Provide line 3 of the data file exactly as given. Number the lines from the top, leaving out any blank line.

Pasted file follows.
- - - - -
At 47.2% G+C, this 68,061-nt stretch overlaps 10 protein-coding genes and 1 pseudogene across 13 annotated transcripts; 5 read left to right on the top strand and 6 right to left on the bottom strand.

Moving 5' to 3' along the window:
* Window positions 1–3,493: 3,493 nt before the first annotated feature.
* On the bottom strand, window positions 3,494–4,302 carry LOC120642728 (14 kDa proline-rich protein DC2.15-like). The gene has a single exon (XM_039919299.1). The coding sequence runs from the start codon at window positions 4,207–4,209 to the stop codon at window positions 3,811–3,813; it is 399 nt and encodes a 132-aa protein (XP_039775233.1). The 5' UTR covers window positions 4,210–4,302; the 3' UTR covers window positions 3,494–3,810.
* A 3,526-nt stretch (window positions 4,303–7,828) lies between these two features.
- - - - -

* Window positions 1–3,493: 3,493 nt before the first annotated feature.